Humphry Davy (1778–1829), son of an impoverished Cornish woodcarver, rose meteorically to become a leader in the reformed chemistry movement initiated by Antoine-Laurent Lavoisier—albeit a critic of some of its basic premises—and a pioneer in the new field of electrochemistry.
Apprenticed to an apothecary-surgeon, Davy taught himself a wide range of other subjects: theology and philosophy, poetics, seven languages, and several sciences, including chemistry. In 1798 he took a position at Thomas Beddoes's Pneumatic Institution, where the use of the newly discovered gases in the cure and prevention of disease was investigated. Davy's earliest published work ("An Essay on Heat, Light, and the Combinations of Light," in Contributions to Physical and Medical Knowledge, Principally from the West of England, ed. Beddoes, 1799) was a refutation of Lavoisier's caloric, arguing, among other points, that heat is motion but light is matter. But his early reputation was made by his book Researches, Chemical and Philosophical, chiefly concerning Nitrous Oxide . . . and its Respiration (1799). His recommendation that nitrous oxide (laughing gas) be employed as an anesthetic in minor surgical operations was ignored, but breathing it became the highlight of contemporary social gatherings. In 1801 Davy was appointed—first as a lecturer, then as a professor of chemistry—to the Royal Institution in London, which he molded into a center for advanced research and for polished demonstration lectures delivered to audiences largely made up of fashionable gentlemen and ladies.
Soon after the Italian physicist Alessandro Volta announced the electric pile—an early type of battery—in 1800, Davy rushed into this new field and correctly realized that the production of electricity depended on a chemical reaction taking place. His electrochemical experiments led him to propose that the tendency of one substance to react preferentially with other substances—its "affinity"—is electrical in nature.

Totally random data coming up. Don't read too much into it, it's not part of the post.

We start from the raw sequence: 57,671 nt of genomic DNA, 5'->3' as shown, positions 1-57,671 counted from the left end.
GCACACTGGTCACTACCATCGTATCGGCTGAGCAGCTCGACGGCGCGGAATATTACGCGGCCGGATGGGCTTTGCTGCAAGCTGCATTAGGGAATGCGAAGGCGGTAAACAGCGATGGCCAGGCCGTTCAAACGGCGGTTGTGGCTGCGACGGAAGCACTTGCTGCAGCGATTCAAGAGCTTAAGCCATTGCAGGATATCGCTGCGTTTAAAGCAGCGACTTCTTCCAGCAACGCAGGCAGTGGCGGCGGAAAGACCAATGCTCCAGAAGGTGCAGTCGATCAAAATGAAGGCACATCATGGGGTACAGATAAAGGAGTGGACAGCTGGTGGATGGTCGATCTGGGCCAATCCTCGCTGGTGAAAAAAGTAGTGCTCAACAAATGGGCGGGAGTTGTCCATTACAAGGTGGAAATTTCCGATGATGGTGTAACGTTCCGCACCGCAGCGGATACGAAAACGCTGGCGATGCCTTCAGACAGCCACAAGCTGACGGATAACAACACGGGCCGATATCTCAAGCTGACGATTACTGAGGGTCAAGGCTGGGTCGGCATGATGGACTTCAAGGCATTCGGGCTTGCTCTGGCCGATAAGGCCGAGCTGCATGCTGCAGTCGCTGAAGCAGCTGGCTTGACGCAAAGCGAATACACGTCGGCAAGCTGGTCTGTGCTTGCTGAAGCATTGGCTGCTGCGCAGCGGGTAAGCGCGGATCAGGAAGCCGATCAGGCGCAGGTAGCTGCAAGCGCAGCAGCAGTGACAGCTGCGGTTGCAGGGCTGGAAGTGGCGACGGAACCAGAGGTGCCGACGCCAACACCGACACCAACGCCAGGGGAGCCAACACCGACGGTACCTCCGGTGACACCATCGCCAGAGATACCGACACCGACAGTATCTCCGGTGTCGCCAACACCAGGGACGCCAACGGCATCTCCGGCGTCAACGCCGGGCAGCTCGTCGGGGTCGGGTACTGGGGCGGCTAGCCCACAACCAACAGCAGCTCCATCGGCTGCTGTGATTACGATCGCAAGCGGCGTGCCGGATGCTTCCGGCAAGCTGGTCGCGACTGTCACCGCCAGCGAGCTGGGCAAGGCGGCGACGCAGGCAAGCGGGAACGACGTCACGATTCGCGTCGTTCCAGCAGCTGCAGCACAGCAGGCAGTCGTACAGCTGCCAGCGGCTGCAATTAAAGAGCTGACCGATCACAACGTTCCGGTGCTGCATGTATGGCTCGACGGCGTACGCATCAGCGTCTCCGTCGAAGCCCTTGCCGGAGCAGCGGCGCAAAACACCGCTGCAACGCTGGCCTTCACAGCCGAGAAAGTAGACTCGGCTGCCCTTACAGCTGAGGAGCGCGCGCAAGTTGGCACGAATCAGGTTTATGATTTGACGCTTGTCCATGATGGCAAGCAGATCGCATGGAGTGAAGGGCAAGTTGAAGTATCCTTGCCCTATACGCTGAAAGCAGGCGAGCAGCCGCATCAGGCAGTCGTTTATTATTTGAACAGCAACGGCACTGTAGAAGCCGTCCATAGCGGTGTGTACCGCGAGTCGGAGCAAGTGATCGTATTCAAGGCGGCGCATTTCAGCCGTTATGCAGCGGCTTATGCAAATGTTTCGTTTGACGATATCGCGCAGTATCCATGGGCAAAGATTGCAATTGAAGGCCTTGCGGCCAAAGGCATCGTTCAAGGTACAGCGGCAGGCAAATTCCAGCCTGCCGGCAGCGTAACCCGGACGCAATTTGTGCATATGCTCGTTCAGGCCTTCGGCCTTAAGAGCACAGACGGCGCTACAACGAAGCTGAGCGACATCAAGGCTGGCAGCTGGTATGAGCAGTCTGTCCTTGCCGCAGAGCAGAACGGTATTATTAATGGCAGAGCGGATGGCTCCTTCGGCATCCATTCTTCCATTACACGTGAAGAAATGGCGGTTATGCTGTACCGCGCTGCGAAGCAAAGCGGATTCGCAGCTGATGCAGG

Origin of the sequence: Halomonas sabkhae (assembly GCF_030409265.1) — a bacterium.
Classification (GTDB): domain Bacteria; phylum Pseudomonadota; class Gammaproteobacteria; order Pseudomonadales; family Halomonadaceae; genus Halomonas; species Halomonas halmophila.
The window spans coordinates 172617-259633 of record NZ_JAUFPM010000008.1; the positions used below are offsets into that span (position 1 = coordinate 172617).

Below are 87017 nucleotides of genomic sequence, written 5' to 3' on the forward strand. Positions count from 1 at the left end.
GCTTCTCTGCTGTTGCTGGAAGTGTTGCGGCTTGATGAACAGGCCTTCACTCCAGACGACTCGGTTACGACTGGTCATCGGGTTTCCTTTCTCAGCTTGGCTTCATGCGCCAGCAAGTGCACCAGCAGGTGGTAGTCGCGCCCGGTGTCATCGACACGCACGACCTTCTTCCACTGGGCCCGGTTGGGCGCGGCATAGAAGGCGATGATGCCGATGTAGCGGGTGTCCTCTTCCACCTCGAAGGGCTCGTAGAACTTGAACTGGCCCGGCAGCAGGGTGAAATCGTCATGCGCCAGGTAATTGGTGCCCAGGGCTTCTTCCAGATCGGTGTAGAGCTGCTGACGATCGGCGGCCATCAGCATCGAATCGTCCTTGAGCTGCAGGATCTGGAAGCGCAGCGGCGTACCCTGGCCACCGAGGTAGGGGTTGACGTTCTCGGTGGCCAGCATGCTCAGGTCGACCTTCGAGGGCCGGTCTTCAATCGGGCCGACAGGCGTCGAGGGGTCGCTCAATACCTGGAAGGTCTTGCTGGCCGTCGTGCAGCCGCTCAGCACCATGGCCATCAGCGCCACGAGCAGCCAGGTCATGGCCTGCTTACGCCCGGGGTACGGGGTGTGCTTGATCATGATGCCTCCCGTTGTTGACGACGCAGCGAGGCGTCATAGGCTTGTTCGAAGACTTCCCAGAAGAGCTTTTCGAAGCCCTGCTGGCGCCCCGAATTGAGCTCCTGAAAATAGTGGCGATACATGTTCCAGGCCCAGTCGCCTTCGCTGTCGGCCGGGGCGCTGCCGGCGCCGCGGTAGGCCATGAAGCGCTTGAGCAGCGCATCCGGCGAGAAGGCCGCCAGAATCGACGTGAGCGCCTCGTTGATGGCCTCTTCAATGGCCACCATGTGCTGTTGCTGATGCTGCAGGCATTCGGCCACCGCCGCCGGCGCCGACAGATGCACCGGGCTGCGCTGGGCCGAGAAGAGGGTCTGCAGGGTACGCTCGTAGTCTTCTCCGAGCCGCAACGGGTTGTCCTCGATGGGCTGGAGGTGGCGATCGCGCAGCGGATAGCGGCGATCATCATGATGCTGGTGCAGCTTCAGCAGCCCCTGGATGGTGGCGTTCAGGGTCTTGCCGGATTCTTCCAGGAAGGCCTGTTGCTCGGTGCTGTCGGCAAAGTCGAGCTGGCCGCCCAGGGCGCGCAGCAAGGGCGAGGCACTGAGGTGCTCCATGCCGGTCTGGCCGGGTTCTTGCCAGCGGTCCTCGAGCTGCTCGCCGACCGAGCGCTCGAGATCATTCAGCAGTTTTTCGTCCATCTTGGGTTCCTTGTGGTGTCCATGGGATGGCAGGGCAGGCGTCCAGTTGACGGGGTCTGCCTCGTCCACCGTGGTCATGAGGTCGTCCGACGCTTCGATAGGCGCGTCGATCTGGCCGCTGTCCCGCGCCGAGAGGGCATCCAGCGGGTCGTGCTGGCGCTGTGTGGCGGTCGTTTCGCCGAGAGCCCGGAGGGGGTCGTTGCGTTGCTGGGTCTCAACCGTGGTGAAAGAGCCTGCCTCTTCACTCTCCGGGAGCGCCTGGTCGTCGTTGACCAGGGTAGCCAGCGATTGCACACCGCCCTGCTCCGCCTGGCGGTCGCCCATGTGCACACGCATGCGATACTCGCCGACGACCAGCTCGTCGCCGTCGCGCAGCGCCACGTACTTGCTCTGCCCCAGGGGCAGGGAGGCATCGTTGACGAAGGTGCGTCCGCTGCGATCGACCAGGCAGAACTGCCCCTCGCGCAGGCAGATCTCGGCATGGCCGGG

Among his many accomplishments, Davy discovered several new elements. In 1807 he electrolyzed slightly damp fused potash and then soda—substances that had previously resisted decomposition and hence were thought by some to be elements—and isolated potassium and sodium. He went on to analyze the alkaline earths, isolating magnesium, calcium, strontium, and barium. Davy's recognition that the alkalis and alkaline earths were all oxides challenged Lavoisier's theory that oxygen was the principle of acidity. Later, Davy determined that not all acids contain oxygen—including muriatic acid (our hydrochloric acid), which, as Davy discovered, was not "oxymuriatic acid," as Lavoisier thought. It contained only hydrogen and one other element—chlorine.
In the course of his career Davy was involved in many practical projects. For example, he wrote the first text on the application of chemistry to agriculture and designed a miner's lamp that surrounded the lamp's flame with wire gauze to dissipate its heat and thus inhibit ignition of the methane gas commonly found in mines.
Davy became a fellow of the Royal Society in 1803 and served as its president from 1820 to 1827. He was knighted in 1812 and created a baronet in 1818—two honors, among many, that he much enjoyed.